British Colonial Developments, 1774-1834

By Vincent Harlow; Frederick Madden | Go to book overview

17
TRINIDAD: PROCLAMATION BY GOVERNOR WILLIAM MONRO, 31 August 18121

. . . The inhabitants of this island are hereby publicly notified that by the said royal ordinance or cedula it is ordered that within one calendar month from and after the date of this proclamation, every person resident in this island, and who shall be in possession of any plantation, slaves or slave, within the same, whether as proprietor, mortgagee, trustee or receiver, manager or attorney, whatever their title, trust or interest therein may be; or who shall own or possess any slave or slaves whatsoever within this island, whatever his or her tenure of, or title to the same may be, shall respectively make and personally deliver, upon oath, [a full return] either to Henry Murray Esquire, duly appointed according to the said royal ordinance or cedula, Registrar of slaves, or to some other person that shall be by him appointed and deputed to receive the same, in the proper district of this island in which the party to make the same shall reside. . . .


18
LORD CASTLEREAGH TO LORD LIVERPOOL 25 October 18142

MY LORD, Vienna.

I think it right to acquaint your Lordship, that notwithstanding the Duke of Wellington's repeated agitations of the question at Paris, and my own representations to Prince Talleyrand here, no answer whatever has yet been returned to my official note of the 8th instant on the Slave Trade.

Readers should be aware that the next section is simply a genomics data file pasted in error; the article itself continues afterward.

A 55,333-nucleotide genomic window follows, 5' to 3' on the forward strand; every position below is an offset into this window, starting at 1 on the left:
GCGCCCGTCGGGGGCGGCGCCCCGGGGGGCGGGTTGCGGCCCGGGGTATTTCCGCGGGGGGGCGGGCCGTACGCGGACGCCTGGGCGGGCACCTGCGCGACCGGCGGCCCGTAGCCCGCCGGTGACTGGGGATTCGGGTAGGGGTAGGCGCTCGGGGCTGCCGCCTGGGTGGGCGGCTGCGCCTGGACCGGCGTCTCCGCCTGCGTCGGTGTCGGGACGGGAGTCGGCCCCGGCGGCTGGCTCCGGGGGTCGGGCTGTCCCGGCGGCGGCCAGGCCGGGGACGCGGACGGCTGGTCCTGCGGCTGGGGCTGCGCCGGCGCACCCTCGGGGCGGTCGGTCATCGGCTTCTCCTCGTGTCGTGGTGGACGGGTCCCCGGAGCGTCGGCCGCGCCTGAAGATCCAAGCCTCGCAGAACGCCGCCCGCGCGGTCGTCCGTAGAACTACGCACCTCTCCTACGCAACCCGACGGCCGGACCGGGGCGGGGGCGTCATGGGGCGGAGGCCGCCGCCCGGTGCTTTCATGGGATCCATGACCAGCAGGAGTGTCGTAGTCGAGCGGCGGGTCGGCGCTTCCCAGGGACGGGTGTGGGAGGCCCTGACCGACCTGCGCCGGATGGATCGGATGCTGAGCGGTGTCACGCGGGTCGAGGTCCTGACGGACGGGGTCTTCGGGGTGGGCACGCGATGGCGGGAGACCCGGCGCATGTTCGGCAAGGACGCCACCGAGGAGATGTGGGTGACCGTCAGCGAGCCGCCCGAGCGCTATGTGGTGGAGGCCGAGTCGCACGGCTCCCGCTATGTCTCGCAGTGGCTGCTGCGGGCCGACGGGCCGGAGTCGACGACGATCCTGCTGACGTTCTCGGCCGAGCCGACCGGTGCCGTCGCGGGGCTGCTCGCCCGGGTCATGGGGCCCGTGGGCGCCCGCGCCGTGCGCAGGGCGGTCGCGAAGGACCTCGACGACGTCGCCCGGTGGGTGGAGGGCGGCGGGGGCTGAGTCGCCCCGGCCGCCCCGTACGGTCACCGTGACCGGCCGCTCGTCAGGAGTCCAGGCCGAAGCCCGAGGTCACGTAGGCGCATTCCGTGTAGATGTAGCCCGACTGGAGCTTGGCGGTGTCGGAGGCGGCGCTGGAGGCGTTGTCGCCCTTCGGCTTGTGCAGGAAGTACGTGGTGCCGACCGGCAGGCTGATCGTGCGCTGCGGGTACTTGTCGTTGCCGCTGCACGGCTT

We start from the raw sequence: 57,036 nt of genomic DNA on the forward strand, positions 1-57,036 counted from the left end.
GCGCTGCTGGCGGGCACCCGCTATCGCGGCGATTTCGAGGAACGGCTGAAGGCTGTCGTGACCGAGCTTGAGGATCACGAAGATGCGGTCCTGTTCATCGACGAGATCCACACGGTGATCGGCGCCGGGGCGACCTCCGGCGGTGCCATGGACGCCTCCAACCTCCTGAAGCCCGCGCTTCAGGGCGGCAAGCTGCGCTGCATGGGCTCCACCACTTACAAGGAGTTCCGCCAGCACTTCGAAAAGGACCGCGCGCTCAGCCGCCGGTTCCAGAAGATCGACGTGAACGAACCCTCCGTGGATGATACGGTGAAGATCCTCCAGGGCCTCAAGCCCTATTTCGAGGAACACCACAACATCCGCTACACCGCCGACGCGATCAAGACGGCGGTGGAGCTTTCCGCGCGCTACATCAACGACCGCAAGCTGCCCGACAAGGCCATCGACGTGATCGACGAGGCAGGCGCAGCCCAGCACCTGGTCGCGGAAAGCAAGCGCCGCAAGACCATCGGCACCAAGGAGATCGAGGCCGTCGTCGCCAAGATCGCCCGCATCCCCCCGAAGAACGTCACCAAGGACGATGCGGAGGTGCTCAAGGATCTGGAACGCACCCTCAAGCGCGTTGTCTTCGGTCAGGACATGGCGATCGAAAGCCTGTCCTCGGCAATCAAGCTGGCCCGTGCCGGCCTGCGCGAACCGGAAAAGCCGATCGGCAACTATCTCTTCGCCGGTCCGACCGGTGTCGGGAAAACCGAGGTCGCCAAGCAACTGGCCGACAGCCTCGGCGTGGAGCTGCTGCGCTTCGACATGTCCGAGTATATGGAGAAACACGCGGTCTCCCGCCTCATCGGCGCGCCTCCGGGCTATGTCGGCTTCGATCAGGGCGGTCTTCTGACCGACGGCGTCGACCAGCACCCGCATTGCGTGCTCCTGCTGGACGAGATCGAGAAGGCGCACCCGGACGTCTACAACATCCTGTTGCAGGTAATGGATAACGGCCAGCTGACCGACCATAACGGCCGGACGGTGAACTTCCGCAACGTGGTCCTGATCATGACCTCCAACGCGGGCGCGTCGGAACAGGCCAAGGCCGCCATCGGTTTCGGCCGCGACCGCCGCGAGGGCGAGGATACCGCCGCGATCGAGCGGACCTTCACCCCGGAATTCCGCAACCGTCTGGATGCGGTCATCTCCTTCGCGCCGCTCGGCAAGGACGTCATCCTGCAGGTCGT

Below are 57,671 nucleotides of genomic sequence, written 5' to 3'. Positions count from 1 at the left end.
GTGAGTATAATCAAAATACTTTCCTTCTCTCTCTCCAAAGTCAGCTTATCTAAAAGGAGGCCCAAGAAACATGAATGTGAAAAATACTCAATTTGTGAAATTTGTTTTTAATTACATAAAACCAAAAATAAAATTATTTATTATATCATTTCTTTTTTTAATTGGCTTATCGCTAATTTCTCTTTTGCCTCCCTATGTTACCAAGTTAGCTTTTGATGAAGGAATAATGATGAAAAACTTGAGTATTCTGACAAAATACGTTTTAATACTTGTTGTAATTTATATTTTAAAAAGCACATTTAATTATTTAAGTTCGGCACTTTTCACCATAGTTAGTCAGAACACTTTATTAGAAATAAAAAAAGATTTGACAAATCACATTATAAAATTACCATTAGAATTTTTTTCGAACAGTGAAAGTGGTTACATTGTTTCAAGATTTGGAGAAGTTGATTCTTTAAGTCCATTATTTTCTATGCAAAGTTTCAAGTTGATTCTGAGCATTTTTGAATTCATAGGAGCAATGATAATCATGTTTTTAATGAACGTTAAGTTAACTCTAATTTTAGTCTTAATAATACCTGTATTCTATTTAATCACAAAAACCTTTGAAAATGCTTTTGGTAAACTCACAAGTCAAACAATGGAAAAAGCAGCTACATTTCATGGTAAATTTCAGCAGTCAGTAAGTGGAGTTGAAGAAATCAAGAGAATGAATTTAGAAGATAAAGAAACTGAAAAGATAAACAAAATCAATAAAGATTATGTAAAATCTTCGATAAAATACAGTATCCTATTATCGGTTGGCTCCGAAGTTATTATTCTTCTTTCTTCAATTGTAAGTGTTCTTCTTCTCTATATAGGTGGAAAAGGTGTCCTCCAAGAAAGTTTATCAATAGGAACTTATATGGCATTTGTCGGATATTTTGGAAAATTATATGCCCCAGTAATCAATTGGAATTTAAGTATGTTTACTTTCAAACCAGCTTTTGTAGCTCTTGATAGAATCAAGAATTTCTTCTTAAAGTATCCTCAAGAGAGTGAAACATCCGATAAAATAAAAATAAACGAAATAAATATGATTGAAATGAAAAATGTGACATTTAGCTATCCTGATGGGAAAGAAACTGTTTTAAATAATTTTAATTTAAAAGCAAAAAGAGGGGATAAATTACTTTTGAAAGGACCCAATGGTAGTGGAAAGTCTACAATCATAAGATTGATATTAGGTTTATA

The more I have occasion to observe the temper of foreign powers on the question of the abolition, the more strongly impressed I am with a sense of the prejudice that results not only to the interests of the question itself, but of our foreign relations generally from the display of popular impatience which has been excited and is kept up in England upon this subject.

It is impossible to persuade foreign nations that this sentiment is unmixed with views of colonial policy, and their Cabinets, who can better estimate the real and virtuous motives which guide us on this question, see in the very impatience of the nation a powerful instru-

____________________
1
C.O. 298/5. Major-General William Monro was Governor of Trinidad from 1811 to 1813, and was succeeded by Sir Ralph Woodford.
2
F.O. 92/7. Printed in C. K. Webster, op. cit., p. 215. See also Wilberforce and Castlereagh in the debate on the London petition respecting international abolition and the Address to the Prince Regent on 27 June 1814: Parl. Hist., vol. xxviii, 268-84.

-550-

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